Korean calendar

The traditional Korean calendar is a lunisolar calendar, like the traditional calendars of other East Asian countries. Dates are calculated from Korea's meridian (135th meridian east in modern time for South Korea), and observances and festivals are based in Korean culture.

The Gregorian calendar was officially adopted in 1896, but traditional holidays and age-reckoning for older generations are still based on the old calendar.[1] The biggest festival in Korea today is Seollal, the first day of the traditional Korean New Year. Other important festivals include Daeboreum also referred to as Boreumdaal (the first full moon), Dano (spring festival) and Chuseok (harvest moon festival), and Samjinnal (spring-opening festival). Other minor festivals include Yudu (summer festival), and Chilseok (monsoon festival).

History

The Korean calendar is derived from the Chinese calendar. The traditional calendar designated its years via Korean era names from 270 to 963, then Chinese era names with Korean era names were used a few times until 1894. In 1894 and 1895, the lunar calendar was used with years numbered from the foundation of the Joseon Dynasty in 1392.

The Gregorian calendar was adopted on 1 January 1896, with Korean era name "Geonyang (건양 / 建陽, "adopting solar calendar")."

From 1945 until 1961 in South Korea, Gregorian calendar years were counted from the foundation of Gojoseon in 2333 BC (regarded as year one), the date of the legendary founding of Korea by Dangun, hence these Dangi (단기 / 檀紀) years were 4278 to 4294. This numbering was informally used with the Korean lunar calendar before 1945 but has only been occasionally used since 1961, and mostly in North Korea prior to 1997.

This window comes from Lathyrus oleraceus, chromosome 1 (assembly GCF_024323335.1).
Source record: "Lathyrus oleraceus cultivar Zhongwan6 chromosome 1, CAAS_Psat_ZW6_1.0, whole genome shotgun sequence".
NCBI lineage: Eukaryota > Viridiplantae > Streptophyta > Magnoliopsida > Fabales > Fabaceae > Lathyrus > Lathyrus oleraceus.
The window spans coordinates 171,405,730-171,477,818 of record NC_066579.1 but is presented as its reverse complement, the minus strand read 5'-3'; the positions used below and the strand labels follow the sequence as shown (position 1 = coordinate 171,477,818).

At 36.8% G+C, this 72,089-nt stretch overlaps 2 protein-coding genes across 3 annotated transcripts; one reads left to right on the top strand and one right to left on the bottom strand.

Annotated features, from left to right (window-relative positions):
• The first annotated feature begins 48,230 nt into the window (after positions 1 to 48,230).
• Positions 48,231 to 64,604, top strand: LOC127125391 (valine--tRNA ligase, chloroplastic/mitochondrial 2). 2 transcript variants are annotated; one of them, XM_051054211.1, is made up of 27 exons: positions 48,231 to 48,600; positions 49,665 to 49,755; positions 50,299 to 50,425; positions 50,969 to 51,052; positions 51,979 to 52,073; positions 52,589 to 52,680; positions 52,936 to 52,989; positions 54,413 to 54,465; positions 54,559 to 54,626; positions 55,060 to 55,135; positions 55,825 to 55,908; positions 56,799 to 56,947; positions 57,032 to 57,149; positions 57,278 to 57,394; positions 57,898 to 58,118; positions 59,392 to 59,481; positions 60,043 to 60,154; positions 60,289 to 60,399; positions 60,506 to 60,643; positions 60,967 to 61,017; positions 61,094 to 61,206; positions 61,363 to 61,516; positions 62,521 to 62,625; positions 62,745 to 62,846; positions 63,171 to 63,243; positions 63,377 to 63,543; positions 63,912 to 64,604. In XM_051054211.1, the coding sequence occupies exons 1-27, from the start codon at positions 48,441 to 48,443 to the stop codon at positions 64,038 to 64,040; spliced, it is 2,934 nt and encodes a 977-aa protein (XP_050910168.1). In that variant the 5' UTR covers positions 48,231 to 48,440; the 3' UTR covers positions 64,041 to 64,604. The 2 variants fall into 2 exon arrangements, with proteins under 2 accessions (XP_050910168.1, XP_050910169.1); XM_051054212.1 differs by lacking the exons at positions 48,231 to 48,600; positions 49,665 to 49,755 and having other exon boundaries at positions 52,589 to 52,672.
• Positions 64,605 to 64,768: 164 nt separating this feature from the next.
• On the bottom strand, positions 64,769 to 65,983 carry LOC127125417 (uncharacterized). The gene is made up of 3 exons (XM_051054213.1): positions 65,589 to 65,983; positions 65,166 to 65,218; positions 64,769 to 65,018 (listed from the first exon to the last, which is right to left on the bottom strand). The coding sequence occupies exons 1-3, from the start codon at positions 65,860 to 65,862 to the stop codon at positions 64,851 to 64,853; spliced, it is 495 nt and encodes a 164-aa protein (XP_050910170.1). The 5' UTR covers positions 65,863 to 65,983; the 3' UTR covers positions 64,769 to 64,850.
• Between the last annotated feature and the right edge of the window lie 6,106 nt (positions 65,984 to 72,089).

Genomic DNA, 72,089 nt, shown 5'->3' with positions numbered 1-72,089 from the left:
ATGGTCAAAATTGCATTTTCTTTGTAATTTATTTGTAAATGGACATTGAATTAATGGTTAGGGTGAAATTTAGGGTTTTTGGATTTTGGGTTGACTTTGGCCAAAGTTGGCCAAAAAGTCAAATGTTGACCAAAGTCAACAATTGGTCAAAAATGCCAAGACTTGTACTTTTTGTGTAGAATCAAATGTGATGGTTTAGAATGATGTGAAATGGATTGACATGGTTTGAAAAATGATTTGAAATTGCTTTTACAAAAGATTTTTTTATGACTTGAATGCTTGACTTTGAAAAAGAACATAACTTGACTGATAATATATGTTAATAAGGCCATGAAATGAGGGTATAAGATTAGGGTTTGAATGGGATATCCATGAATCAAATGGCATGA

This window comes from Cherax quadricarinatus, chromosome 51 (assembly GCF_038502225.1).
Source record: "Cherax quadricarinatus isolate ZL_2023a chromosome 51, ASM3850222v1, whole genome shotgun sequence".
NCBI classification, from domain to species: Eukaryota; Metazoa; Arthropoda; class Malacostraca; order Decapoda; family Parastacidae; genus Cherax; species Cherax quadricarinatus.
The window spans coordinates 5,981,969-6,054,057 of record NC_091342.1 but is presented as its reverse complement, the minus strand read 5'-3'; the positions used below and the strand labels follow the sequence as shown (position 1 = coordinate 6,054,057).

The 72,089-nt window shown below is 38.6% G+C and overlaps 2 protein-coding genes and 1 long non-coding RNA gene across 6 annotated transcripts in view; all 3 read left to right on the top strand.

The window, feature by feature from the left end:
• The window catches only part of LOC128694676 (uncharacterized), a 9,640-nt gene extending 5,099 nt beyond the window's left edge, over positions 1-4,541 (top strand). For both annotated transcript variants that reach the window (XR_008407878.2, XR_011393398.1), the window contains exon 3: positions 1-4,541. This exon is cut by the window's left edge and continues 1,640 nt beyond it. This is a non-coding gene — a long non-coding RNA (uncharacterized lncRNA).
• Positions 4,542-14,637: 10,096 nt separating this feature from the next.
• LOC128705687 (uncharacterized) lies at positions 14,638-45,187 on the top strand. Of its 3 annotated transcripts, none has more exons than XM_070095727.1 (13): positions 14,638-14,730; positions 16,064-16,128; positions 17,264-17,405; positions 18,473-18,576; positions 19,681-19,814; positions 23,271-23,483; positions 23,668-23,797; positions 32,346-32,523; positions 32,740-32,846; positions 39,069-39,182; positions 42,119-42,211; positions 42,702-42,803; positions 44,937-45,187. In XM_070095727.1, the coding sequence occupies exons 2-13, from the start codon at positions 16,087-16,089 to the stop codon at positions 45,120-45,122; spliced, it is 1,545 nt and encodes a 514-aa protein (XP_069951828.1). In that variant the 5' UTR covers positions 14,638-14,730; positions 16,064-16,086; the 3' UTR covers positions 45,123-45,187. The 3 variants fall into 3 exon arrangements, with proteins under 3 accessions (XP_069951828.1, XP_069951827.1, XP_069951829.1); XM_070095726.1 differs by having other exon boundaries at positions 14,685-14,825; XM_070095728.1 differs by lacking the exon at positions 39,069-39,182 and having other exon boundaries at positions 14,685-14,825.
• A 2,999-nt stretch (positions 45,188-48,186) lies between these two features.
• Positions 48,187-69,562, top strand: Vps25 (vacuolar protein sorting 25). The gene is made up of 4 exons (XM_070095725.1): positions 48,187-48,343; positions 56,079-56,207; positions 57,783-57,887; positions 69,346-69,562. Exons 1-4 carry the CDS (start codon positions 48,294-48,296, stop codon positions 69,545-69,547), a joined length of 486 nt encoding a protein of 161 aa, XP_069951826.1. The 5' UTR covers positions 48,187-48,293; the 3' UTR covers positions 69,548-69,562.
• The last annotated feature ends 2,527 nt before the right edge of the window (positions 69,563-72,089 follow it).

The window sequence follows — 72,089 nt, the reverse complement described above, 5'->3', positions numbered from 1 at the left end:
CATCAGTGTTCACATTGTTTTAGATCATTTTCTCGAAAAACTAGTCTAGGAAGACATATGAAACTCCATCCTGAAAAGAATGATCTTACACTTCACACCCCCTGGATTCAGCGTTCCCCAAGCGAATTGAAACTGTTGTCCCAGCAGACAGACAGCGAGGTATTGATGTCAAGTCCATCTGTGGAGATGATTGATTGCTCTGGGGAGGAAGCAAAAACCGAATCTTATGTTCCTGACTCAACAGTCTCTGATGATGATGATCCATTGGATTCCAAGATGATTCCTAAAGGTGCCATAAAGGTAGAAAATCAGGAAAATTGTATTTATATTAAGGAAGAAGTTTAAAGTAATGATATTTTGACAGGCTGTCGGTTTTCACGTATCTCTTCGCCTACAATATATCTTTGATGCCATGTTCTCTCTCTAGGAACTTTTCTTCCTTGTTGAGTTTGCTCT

Although not being an official calender, in South Korea, the traditional Korean calendar is still maintained by the government. The current version is based on China's Shixian calendar ("siheonnyeok 시헌력(時憲暦)" in Korean), which was in turn developed by Jesuit scholars. However, because the Korean calendar is now based on the moon's shape seen from Korea, occasionally the calendar diverges from the traditional Chinese calendar by one day, even though the underlying rule is the same. As a result, sometime the New Year's Day differ by one between the two countries, which last happened in 1997.[2]

In North Korea, the Juche calendar has been used since 1997 to number its years, based on the birth of the state's founder Kim Il-sung.

Other Languages
العربية: تقويم كوري
беларуская (тарашкевіца)‎: Карэйскі каляндар
brezhoneg: Deiziadur korean
Esperanto: Korea kalendaro
한국어: 한국의 역법
Bahasa Indonesia: Kalender Korea
македонски: Корејски календар
Plattdüütsch: Koreaansch Klenner
Simple English: Korean calendar
srpskohrvatski / српскохрватски: Korejski kalendar
Türkçe: Kore takvimi